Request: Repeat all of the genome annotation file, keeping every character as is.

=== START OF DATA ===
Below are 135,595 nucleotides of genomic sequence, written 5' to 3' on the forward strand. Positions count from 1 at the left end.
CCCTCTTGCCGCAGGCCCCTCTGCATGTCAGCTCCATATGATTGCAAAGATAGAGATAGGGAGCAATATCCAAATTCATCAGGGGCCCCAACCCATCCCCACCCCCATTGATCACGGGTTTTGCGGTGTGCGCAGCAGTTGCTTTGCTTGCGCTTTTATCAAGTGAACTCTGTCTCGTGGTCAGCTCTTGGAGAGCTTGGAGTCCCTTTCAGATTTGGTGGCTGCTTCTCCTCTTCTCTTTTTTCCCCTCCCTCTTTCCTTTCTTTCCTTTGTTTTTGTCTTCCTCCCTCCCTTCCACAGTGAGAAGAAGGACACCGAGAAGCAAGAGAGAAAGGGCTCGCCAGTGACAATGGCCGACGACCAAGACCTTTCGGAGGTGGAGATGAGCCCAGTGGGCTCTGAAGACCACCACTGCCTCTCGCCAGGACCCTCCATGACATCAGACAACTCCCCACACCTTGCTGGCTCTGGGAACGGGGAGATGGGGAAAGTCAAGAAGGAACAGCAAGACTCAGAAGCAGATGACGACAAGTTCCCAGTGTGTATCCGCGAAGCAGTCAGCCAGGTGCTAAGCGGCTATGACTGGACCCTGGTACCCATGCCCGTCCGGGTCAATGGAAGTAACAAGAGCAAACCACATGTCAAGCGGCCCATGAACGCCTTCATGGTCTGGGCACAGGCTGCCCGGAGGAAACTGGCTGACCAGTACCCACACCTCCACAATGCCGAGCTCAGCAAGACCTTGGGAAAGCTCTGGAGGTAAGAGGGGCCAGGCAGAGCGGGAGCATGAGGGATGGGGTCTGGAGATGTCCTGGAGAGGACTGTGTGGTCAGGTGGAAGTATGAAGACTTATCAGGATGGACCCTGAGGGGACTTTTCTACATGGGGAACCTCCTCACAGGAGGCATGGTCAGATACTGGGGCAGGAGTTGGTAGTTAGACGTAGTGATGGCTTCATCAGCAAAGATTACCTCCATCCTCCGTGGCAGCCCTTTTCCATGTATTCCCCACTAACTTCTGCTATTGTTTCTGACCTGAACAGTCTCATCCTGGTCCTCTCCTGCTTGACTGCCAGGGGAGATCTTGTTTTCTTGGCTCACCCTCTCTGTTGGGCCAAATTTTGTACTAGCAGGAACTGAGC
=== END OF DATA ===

Below are 135,595 nucleotides of genomic sequence, written 5' to 3' on the forward strand. Positions count from 1 at the left end.
CCCTCTTGCCGCAGGCCCCTCTGCATGTCAGCTCCATATGATTGCAAAGATAGAGATAGGGAGCAATATCCAAATTCATCAGGGGCCCCAACCCATCCCCACCCCCATTGATCACGGGTTTTGCGGTGTGCGCAGCAGTTGCTTTGCTTGCGCTTTTATCAAGTGAACTCTGTCTCGTGGTCAGCTCTTGGAGAGCTTGGAGTCCCTTTCAGATTTGGTGGCTGCTTCTCCTCTTCTCTTTTTTCCCCTCCCTCTTTCCTTTCTTTCCTTTGTTTTTGTCTTCCTCCCTCCCTTCCACAGTGAGAAGAAGGACACCGAGAAGCAAGAGAGAAAGGGCTCGCCAGTGACAATGGCCGACGACCAAGACCTTTCGGAGGTGGAGATGAGCCCAGTGGGCTCTGAAGACCACCACTGCCTCTCGCCAGGACCCTCCATGACATCAGACAACTCCCCACACCTTGCTGGCTCTGGGAACGGGGAGATGGGGAAAGTCAAGAAGGAACAGCAAGACTCAGAAGCAGATGACGACAAGTTCCCAGTGTGTATCCGCGAAGCAGTCAGCCAGGTGCTAAGCGGCTATGACTGGACCCTGGTACCCATGCCCGTCCGGGTCAATGGAAGTAACAAGAGCAAACCACATGTCAAGCGGCCCATGAACGCCTTCATGGTCTGGGCACAGGCTGCCCGGAGGAAACTGGCTGACCAGTACCCACACCTCCACAATGCCGAGCTCAGCAAGACCTTGGGAAAGCTCTGGAGGTAAGAGGGGCCAGGCAGAGCGGGAGCATGAGGGATGGGGTCTGGAGATGTCCTGGAGAGGACTGTGTGGTCAGGTGGAAGTATGAAGACTTATCAGGATGGACCCTGAGGGGACTTTTCTACATGGGGAACCTCCTCACAGGAGGCATGGTCAGATACTGGGGCAGGAGTTGGTAGTTAGACGTAGTGATGGCTTCATCAGCAAAGATTACCTCCATCCTCCGTGGCAGCCCTTTTCCATGTATTCCCCACTAACTTCTGCTATTGTTTCTGACCTGAACAGTCTCATCCTGGTCCTCTCCTGCTTGACTGCCAGGGGAGATCTTGTTTTCTTGGCTCACCCTCTCTGTTGGGCCAAATTTTGTACTAGCAGGAACTGAGC